Think Information. Think Security.
 
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Information security has never been so important, with cybercrime, industrial espionage and denial of service attacks, not to mention employees losing laptops containing customer details and intellectual property. However, there is an in-built tension between the corporation and its employees.

IT managers should always be careful to ensure that the technology they provide to their users is efficient, effective, robust and secure. These are all important attributes that take time to evaluate, implement and test. As a result, the evolution of corporate computing and mobility has necessarily been slow.

The problem is that computers and mobile devices have evolved more rapidly, increasing in functionality and ease-of-use, and coming down in cost. Workers bought them for their own use, realised how much more productive they were than the office devices and demanded to use them for work.

As Invasion of the Mobile Monster shows, 80% of mobile devices are now employee-owned. However, 71% contain high severity application and operating system vulnerabilities, 59% of employees bypass security and 26% have been inactive for more than 30 days, suggesting that they are lost or stolen. As a result, 51% of cautious IT managers have experienced data loss from employee use of unsecured mobile devices. Unless businesses can get the situation under control, it will get worse. Cisco’s Visual Networking Index global mobile data traffic forecast shows that workers are likely to increase the number of devices they own. In 2012, only 8% had more than one device, but this will increase to 25% by 2016.

This trend for employees to “bring your own device” (BYOD) will be accelerated by the amazing growth of mobile (56%) and smartphone (31%) connection speeds forecast by Cisco. Faster connections make the devices more efficient, permit more functions and allow them to access much richer corporate information. This will include critical business intelligence reports, pictures and video that could help competitors or be embarrassing if passed to the media.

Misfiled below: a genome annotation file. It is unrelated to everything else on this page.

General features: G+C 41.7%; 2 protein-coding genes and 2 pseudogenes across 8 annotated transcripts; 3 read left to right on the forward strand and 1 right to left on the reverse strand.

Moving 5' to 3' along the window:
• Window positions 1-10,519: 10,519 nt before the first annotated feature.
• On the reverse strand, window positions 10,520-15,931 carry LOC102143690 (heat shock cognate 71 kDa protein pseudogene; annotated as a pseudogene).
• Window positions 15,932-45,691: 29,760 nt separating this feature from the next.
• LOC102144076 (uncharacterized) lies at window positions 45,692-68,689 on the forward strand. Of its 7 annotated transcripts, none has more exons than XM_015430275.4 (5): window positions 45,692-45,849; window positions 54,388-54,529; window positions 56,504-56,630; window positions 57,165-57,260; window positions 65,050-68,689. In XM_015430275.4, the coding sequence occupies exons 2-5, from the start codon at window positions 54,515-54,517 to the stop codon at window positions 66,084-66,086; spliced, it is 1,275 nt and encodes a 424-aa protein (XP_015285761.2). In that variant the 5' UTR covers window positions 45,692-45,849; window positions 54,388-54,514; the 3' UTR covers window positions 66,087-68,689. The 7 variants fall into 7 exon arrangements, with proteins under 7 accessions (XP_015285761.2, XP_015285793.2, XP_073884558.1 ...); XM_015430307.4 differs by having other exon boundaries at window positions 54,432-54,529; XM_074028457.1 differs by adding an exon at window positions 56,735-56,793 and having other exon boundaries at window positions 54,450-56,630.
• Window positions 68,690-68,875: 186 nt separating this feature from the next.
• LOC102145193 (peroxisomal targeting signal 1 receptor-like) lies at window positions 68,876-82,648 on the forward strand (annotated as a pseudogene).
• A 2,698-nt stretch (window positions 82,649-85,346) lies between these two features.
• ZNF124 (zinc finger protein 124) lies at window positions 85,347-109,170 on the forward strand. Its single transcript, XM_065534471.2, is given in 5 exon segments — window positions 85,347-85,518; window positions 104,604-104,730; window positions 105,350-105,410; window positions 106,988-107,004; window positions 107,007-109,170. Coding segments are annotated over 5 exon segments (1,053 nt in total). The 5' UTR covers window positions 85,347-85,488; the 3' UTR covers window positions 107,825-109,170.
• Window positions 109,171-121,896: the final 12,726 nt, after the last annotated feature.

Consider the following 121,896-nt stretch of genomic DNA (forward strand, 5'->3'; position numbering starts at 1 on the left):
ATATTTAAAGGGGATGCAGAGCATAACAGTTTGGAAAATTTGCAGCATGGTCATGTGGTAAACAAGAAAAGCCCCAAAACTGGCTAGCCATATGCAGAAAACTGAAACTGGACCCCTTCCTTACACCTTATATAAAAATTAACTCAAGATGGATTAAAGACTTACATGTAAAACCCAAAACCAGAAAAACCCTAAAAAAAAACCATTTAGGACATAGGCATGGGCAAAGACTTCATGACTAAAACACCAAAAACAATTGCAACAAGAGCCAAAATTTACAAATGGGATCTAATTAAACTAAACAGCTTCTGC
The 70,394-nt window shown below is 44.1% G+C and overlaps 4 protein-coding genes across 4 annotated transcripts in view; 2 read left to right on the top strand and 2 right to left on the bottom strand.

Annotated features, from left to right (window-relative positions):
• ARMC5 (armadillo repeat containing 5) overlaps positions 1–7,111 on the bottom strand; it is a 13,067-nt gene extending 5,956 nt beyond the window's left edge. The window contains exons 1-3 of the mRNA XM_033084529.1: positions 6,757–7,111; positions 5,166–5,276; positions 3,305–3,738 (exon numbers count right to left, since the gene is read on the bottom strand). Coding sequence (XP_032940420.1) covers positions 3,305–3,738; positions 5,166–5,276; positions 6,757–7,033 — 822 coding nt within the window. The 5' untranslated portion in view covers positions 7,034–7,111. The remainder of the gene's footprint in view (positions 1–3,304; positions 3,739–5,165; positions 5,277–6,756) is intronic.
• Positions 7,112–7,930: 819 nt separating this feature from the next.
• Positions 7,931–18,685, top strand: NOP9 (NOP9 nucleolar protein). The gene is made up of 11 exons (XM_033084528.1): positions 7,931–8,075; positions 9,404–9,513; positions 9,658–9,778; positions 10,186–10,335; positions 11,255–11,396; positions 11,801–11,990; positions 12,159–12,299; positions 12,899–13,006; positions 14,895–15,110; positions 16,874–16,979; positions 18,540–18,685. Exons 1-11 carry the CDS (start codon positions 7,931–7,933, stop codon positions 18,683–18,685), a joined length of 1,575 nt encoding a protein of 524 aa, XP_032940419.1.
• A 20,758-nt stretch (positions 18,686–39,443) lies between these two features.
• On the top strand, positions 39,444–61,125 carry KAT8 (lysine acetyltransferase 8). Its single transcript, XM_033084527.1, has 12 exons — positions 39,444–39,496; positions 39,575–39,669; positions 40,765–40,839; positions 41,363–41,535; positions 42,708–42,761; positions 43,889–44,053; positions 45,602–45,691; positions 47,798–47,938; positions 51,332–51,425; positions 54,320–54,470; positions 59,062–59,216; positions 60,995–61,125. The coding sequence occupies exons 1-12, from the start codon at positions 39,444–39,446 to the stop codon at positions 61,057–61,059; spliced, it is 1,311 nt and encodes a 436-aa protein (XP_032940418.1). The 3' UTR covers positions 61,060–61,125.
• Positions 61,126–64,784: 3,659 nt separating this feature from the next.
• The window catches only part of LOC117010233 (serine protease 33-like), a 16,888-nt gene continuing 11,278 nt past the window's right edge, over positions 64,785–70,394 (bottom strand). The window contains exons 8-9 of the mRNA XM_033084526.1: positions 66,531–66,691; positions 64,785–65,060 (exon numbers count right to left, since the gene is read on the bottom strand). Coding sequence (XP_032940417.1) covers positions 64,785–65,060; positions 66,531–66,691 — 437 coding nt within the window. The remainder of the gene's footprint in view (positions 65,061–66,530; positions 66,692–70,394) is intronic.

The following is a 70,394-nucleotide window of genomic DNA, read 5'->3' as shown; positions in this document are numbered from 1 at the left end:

The hackmaggedon figures show that cybercrime is still the main driving force, with hacktivism the other major factor. They also clearly show that the public sector accounts for half of all attacks – that’s government, education, law enforcement, military and non-governmental organisations. However, nearly a third of all attacks (31.3%) are against industry and other businesses, such as online services, e-commerce and news.
As Verizon’s 2012 Data Breach Investigations Report shows, users are at the heart of many security breaches. These attacks include malware to capture data from user activity (48% of breaches), default or guessable credentials hacking (44%), stolen login credentials (32%) and tricking users into sending data to an external website entity (30%). However, to be fair to users, 5% of breaches are the fault of their organisation, because there was insufficient authentication, such as no login required.

It is essential that all organisations ensure they have an effective information security strategy that is part of its overall security strategy, including physical security. This must be backed by security policies, education and training, so that employees are aware of the threats and how the policies combat them.

Security will only work if a culture of security is created, where security is part of every employee’s daily behaviour, and they help and support each other. Only this way can the tension between the organisation’s desire for security be reconciled with what may be the employee’s natural inclination to cut corners to maximise their productivity. 

Cross-posted from: The Raconteur



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